For this technique, you will need to be in a quiet place with no distractions, and seated or lying in a comfortable position.  Early on, you may also feel the need for a tape to go along with this, to remind you what to do and in what order.  This process is sometimes called Progressive Relaxation, because it moves logically (progresses) from one step to another that is more relaxed.  I know that at some point you're going to say, "Wow, this looks like a lot to do!"  Realistically, it is just different than what you usually do.  It will take you less than the equivalent of two physical practice sessions to get onto the idea, so PERSEVERE!  (See me if you need help with the process.)

    (A) You are in a quiet, safe place, and your body is positioned comfortably, and you are breathing normally.
    (B)  Close your eyes.
    (C)  Take a Complete Breath, and as you exhale, feel all your tension, worries, and cares draining out of your body with the air.
    (D)  Take a second, deeper Complete Breath, fillin your lungs with good oxygen, and again draining your cares away as you exhale.
    (E)  Take a third and even deeper breath, holding it just slightly, and again letting every concern drain out of your body with it.
    (F)  Return to normal Abdominal Breath and remain relaxed and comfortable.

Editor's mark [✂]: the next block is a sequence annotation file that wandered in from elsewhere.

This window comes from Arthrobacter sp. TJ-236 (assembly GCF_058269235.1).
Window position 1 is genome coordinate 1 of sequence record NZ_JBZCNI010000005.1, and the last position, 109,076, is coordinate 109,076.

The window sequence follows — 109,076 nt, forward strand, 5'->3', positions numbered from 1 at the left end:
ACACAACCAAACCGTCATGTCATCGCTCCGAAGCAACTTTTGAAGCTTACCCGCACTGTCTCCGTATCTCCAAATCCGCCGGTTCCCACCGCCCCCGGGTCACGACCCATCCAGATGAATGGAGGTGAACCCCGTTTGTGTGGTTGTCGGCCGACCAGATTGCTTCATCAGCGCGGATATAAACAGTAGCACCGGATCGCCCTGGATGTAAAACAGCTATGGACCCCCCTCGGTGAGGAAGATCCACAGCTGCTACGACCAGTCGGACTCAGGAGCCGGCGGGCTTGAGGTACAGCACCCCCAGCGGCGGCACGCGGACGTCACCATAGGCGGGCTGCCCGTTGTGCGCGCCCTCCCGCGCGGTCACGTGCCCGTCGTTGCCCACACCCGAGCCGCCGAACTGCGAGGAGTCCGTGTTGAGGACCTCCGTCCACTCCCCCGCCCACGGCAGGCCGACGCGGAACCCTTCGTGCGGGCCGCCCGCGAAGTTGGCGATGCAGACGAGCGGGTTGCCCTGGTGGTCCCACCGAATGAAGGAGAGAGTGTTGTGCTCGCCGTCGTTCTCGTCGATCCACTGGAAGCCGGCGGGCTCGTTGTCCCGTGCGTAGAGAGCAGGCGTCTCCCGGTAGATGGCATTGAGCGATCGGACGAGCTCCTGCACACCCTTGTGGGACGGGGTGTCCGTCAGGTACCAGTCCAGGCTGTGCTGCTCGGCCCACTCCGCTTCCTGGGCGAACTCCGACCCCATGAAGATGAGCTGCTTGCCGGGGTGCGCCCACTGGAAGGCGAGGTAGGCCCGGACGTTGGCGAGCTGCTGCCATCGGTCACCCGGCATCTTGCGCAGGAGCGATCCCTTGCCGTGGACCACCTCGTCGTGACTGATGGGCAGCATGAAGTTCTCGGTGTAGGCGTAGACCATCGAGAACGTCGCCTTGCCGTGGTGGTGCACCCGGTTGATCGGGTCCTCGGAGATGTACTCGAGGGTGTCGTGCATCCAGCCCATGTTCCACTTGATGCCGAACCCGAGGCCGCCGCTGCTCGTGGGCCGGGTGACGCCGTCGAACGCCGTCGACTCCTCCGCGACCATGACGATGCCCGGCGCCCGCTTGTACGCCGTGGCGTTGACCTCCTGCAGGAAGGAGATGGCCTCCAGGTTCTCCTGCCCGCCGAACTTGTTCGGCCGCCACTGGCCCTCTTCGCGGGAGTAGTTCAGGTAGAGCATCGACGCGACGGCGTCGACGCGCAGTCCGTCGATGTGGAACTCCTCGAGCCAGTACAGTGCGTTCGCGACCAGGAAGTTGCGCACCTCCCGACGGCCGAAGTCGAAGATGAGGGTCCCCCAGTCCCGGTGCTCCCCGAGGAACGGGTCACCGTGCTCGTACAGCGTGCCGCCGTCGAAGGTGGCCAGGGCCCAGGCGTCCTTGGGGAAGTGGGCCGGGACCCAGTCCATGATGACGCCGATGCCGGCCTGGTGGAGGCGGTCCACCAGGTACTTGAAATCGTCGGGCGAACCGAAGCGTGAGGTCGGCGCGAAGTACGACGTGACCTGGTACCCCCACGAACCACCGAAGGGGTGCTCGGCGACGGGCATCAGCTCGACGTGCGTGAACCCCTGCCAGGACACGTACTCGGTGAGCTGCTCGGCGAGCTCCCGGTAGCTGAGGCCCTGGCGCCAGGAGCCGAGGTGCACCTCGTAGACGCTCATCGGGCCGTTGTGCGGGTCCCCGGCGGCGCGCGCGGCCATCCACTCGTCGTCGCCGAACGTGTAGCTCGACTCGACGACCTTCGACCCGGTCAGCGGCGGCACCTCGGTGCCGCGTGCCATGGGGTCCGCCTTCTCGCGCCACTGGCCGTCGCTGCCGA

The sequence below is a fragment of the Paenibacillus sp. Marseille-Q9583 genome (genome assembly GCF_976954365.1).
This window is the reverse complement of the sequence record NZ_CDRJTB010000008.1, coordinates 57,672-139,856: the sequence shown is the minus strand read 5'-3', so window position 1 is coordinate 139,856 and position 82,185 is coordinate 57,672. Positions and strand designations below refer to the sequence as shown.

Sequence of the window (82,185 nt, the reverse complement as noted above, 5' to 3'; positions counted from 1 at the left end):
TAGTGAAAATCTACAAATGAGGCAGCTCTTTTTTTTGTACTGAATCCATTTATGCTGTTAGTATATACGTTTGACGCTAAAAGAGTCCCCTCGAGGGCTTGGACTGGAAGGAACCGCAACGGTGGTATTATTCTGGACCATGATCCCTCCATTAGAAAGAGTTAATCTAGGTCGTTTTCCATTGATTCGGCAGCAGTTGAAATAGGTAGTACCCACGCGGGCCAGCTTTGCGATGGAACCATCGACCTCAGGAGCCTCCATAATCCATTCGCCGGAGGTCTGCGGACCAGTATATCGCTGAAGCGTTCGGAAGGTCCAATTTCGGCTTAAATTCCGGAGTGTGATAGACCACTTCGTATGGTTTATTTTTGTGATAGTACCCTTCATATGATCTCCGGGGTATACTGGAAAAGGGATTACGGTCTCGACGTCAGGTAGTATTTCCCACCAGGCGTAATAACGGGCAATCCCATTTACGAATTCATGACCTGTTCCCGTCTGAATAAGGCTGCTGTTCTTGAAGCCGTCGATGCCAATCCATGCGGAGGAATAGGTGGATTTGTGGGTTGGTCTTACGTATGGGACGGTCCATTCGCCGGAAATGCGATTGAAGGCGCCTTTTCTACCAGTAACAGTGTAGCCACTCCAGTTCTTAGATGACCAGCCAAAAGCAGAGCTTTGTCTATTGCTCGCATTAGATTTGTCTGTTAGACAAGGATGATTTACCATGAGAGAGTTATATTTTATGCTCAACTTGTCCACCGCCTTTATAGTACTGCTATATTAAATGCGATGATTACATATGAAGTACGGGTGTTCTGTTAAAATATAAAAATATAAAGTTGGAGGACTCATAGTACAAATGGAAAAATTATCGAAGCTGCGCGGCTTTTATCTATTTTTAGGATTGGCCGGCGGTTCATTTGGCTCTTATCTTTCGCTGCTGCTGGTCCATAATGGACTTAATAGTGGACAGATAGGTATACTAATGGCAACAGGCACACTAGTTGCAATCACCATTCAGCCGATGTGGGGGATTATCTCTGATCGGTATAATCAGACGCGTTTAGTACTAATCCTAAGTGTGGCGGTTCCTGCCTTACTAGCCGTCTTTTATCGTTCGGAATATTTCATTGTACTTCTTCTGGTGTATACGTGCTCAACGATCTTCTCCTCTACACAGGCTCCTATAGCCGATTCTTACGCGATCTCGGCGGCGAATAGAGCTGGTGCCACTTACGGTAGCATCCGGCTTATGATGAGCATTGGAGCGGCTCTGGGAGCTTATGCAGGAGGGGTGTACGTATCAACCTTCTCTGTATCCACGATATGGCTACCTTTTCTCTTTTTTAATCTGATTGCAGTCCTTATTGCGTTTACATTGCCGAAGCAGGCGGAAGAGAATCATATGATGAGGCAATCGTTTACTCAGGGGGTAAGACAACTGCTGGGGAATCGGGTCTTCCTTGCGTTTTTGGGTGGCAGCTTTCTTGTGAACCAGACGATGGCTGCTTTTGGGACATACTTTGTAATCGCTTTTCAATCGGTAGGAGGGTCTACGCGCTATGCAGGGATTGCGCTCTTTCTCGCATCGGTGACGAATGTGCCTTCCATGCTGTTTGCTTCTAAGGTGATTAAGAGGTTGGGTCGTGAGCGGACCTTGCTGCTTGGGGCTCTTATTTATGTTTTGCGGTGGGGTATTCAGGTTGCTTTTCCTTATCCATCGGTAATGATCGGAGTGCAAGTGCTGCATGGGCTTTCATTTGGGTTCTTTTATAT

(G)  Now begins a sequence of tightening and relaxing each muscle group.  For each group, you will tense the muscles as much as you can in your comfortable position.  By tensing them, you will force all tightness in your muscles to the surface, where it can then be released from your body as you relax each muscle group.  The process is: tense the muscles, push the tightness to the surface, relax the muscles, let the tension float away from you.  The groups, in order are:
       (1) the toes, feet, ankles, calves, thighs, and buttocks;
       (2) the fingers, hands, wrists, forearms, and upper arms;
       (3) the abdomen, lower back, chest, and upper back;
       (4) the shoulders, neck, and facial muscles.
    (H)  Repeat steps C, D, E, and then F, draining away any residual tension or discomfort you might feel.
    (I)  Breathe normally for a little while, letting your body feel relaxed and be at peace with yourself and the world.